“Dark Archives” is your first published book. Is there anything you learned throughout the research and publishing process that has lent insight to your work as a collection strategies librarian at UCLA?
I would say my book is an example of a few kinds of research that are emerging right now and that our collections should rise to meet, including interdisciplinary endeavors and work that interrogates long-held library collections using new lenses.
You’re also a leading voice in the “death positive” movement. Can you explain a bit about what death positive means, and how your views may have been informed or shaped through your research of anthropodermic bibliopegy?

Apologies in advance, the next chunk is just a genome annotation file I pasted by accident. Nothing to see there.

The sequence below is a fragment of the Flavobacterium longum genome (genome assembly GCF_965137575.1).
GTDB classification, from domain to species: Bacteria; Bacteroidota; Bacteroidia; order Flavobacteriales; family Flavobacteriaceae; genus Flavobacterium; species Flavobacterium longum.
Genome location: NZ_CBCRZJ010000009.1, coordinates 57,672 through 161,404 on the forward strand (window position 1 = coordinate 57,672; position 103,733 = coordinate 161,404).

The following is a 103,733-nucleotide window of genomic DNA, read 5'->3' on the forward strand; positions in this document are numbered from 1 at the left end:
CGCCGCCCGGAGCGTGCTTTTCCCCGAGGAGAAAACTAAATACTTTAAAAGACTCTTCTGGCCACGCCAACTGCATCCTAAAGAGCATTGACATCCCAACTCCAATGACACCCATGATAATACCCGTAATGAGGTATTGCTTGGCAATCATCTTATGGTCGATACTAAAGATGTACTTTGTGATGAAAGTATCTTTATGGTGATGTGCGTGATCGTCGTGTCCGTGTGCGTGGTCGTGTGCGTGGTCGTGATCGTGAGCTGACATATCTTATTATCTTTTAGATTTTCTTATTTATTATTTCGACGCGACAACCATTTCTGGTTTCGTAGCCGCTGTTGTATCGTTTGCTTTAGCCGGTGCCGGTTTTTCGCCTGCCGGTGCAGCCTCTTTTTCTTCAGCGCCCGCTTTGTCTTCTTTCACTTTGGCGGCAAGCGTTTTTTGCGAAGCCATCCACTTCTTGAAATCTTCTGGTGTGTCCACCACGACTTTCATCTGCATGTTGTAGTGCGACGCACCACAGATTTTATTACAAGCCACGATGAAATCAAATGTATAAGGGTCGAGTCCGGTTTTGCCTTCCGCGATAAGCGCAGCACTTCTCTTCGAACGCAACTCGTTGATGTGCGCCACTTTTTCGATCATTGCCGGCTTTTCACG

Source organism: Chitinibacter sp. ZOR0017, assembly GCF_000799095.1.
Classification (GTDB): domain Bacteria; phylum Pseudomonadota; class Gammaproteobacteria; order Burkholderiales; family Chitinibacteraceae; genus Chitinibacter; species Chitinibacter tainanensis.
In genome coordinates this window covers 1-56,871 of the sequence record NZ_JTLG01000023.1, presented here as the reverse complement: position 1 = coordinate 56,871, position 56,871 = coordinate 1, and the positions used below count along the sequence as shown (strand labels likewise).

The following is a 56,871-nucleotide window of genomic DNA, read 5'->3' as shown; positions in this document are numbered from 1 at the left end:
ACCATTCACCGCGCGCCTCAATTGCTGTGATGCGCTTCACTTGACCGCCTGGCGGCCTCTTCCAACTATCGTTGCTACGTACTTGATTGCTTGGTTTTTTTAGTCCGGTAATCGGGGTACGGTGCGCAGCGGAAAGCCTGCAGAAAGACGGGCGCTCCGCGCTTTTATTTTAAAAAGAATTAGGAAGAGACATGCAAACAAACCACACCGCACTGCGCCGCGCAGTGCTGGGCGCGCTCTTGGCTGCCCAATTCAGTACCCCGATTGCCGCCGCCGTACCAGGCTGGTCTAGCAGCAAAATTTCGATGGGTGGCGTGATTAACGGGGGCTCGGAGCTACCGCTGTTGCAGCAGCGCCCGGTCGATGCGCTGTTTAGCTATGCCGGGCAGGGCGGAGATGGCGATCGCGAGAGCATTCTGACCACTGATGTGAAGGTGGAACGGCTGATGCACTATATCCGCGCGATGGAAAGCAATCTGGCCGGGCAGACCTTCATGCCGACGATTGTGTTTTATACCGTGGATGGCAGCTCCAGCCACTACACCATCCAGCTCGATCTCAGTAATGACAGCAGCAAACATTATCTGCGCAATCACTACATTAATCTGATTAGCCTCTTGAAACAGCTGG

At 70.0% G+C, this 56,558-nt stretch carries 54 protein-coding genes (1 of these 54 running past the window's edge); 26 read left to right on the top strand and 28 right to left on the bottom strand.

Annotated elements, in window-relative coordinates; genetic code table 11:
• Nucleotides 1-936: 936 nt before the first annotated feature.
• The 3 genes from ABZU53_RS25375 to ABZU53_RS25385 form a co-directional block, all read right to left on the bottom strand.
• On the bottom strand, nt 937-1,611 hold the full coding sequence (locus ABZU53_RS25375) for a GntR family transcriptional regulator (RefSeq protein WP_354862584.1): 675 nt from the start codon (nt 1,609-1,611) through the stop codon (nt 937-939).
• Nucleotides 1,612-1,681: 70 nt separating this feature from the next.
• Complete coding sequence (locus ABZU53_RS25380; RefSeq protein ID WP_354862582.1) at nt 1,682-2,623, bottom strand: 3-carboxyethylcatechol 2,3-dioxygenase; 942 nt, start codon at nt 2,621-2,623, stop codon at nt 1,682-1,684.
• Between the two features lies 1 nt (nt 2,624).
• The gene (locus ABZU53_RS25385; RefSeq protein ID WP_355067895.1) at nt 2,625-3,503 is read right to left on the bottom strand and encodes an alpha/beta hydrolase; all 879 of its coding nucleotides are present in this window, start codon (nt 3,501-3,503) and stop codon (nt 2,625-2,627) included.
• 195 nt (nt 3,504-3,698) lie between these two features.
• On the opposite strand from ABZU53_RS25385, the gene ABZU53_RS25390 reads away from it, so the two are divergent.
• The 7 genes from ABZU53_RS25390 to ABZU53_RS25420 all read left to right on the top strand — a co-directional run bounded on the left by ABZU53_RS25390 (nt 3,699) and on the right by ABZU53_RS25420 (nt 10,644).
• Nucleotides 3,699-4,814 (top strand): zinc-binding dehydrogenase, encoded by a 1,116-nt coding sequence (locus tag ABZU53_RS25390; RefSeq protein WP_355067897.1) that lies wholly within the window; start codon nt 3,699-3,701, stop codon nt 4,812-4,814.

I started working with the death positive movement in 2013 when Caitlin Doughty asked me to join her collective of academics, artists and death professionals called The Order of the Good Death. Shortly thereafter we held our first gathering that was a little bit like a conference but also a public intellectual event with performances, which we called Death Salon, and I became the director of Death Salon. We’re on hiatus from doing events right now of course but I’m still involved in death positive work, and I bring the mindset to everything I do. The main idea is that we’ve developed these defense mechanisms against the knowledge of our impending mortality that do not serve us. Opening up conversations and learning from other time periods and cultures’ death practices are instructive to empower people with knowledge and choice around death and dying. Interacting with one’s mortality early and often is less psychologically damaging than pretending death will never come into your life, so when it does you find yourself completely unprepared. My work in death positivity informed the book in some direct ways, as in the sections where I grapple with the idea of donating my body to a medical school, and also more generally in that working in this social justice movement that is always striving for intersectionality helped frame the questions I asked about these books and the power dynamics at play. What results, I hope, is a book that is far richer than just spooky tales of bygone horrors, but artifacts that allow us to reckon with a problematic history and instruct us toward a more equitable future.